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Before this research was conducted, it could have been possible that none of the identified factors would actually affect peoples' perceptions, or that people would have drastically different experiences based on distance, specific companion robot functions, and the type of behavior exhibited by the companion robots. It was only through experimentation, the next step in the scientific method, that answers to these questions were achieved.
All experiments must control certain variables; in the experiment regarding distance between the companion robots an human subject, all other factors in the relationship were controlled, and it was determined that most people kept a standard social distance form the robots, while a large minority took up closer positions indicating a less social relationship (Walters et al. 2005). By controlling some variables and measuring a wide array of independent and uncontrolled variables, other researchers determined that there were many factors influencing the perception of companion robots, and that human-like behavior was not actually strongly reacted to (Dautenhan et al. 2005). This same research team, by conducting a series of controlled experiments using different approaches, found that side approaches by robots were generally preferred by most seated human subjects receiving assistance from companion robots, with a certain female subset preferring frontal approaches, and without any regard to specific functions (Dautenhan et al. 2006).
Other research has also been conducted by applying the scientific method to other issues identified in the design of companion robots. By examining specific types of robot-robot and robot-human interactions, one research team was able to identify variables that appear to influence the ways in which companion robots and other self-organizing systems learn (Tani et al. 2005). Further research in more controlled settings is necessary to confirm some of the preliminary findings of this research, and more specific hypotheses need to be developed and tested, but this presents a very different yet highly necessary area of research (Tani et al. 2005).
Other research also examined distinct types of relationships in order to develop more effective and more easily-integrated companion robots, tackling similar issues from a very different angle and examining the specifics of relationship differences rather than changes in robot learning (Ohkubo et al. 2003). This research was more controlled, with many variables kept consistent so as to develop better and more certain understanding regarding the dependent variable in the study, namely effective communication interactions that take place in various relationships with a companion robot in medical assistance and caretaking settings (Ohkubo et al. 2003). Researchers had hypothesized that certain specific functions and styles would be effective in different communication relationships with the companion robot, and the controlled experiments they conducted largely confirmed their hypotheses in this regard (Ohkubo et al. 2003). This is one more way in which the scientific method is helping to make companion robots an effective piece of tomorrow's world.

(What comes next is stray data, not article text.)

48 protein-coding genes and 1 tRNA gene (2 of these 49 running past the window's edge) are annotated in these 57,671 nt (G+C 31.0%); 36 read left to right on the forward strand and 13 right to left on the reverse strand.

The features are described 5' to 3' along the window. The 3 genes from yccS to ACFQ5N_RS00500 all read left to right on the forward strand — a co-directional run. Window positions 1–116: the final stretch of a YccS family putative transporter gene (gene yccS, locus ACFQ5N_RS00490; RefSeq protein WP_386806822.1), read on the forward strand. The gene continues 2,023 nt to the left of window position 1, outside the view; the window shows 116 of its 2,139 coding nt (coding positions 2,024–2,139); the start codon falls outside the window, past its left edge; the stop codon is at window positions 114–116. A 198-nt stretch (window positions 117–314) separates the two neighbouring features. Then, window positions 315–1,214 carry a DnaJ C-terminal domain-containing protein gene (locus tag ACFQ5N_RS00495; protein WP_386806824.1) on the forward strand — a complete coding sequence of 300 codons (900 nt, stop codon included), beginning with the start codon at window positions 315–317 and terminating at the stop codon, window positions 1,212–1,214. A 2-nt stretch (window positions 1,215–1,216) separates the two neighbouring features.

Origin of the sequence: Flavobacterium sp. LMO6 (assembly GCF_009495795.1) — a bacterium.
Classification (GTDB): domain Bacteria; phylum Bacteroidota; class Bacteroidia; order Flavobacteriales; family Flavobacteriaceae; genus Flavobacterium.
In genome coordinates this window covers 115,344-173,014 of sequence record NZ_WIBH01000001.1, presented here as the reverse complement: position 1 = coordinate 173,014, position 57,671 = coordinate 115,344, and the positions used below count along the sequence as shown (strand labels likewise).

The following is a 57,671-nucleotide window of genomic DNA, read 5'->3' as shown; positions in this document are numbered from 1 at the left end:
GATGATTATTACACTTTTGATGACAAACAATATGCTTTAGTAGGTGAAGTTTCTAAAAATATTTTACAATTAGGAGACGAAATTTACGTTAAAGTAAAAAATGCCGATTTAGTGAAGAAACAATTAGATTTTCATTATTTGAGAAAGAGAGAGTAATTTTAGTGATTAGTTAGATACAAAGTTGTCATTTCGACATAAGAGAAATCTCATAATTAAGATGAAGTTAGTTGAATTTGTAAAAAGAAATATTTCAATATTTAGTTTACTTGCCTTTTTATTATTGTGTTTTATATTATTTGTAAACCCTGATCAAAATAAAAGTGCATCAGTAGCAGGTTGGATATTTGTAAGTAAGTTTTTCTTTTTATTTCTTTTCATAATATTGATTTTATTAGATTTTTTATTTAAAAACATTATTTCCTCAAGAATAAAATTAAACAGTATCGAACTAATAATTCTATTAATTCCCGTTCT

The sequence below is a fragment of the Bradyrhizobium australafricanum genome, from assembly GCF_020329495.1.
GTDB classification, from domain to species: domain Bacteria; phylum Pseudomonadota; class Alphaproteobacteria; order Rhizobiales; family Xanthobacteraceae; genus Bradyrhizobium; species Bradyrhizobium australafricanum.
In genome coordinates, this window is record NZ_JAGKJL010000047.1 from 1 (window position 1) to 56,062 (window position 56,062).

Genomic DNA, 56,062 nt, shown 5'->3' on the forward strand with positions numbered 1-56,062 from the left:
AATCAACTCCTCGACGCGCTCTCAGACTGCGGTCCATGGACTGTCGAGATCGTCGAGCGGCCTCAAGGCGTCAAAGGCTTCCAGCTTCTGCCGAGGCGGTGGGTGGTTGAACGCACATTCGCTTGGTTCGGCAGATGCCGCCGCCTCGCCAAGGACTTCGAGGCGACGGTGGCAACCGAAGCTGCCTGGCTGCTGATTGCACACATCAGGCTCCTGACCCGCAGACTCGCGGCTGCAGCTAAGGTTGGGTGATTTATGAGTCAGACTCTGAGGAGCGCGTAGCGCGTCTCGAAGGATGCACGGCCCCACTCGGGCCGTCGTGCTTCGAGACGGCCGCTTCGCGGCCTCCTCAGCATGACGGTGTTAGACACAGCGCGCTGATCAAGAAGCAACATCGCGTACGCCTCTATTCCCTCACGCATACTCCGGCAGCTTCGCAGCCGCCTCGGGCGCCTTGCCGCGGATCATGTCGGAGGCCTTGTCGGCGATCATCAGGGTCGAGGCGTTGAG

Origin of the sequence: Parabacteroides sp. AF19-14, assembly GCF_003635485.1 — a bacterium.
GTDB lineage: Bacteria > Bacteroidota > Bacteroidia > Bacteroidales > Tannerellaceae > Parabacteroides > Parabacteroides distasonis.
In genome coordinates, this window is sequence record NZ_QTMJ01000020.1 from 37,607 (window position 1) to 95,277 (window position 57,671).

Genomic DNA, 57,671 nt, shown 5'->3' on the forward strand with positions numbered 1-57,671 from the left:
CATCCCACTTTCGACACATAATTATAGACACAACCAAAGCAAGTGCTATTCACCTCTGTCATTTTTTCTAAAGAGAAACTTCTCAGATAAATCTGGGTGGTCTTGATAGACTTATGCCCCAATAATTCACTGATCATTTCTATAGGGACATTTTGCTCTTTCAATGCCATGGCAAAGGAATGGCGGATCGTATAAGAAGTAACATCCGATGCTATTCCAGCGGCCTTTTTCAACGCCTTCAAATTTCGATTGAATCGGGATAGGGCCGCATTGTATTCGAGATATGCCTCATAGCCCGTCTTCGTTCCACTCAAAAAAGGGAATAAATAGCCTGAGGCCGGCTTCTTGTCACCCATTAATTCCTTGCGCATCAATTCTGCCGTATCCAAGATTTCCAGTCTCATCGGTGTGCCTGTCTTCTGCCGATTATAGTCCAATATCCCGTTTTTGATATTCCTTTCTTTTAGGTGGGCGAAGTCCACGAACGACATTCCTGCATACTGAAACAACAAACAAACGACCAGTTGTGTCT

Whenever it seems that the scientific method is slow or inefficient, it should be remembered that the technologies we take for granted today are the result of centuries of slow developments. It is the combination of many small gains in information that leads to seemingly radical new developments such as computers, cell phones, and soon companion robots. The research detailed above demonstrates quite clearly the necessity and the applicability of the scientific method.
Dautenhahn, K., Walters, M., Woods, S., Koay, K., Nehaniv, C…. & Simeon, T. (2006). How may I serve you?: a robot companion approaching a seated person in a helping context. Proceedings of the 1st ACM SIGCHI/SIGART conference on Human-robot interaction: 172-9.
Dautenhahn, K., Woods, S., Kaouri, C., Walters, M., Koay, K. & Werry, I. (2005). What is a robot companion - friend, assistant or butler? IEEE/RSJ International Conference on Intelligent Robots and Systems: 1192-7.
Ohkubo, E., Negishi, T., Oyamada, Y., Kimura, R. & Naganuma, M. (2003). Studies on necessary condition of companion robot in the RAA application. IEEE International Symposium on Computational Intelligence in Robotics and Automation 1: 102-6.
Tani, J., Ito, M. & Sugita, Y. (2005). Self-organization of distributedly represented multiple behavior schemata in a mirror system: reviews of robot experiments using RNNPB. Neural Networks 17(8-9): 1273-89.
Walters, M., Dautenhahn, K., Boekhorst, R., Koay, K., Kaouri, C…. & Werry, I. (2005). The influence of subjects' personality traits on personal…[continue]
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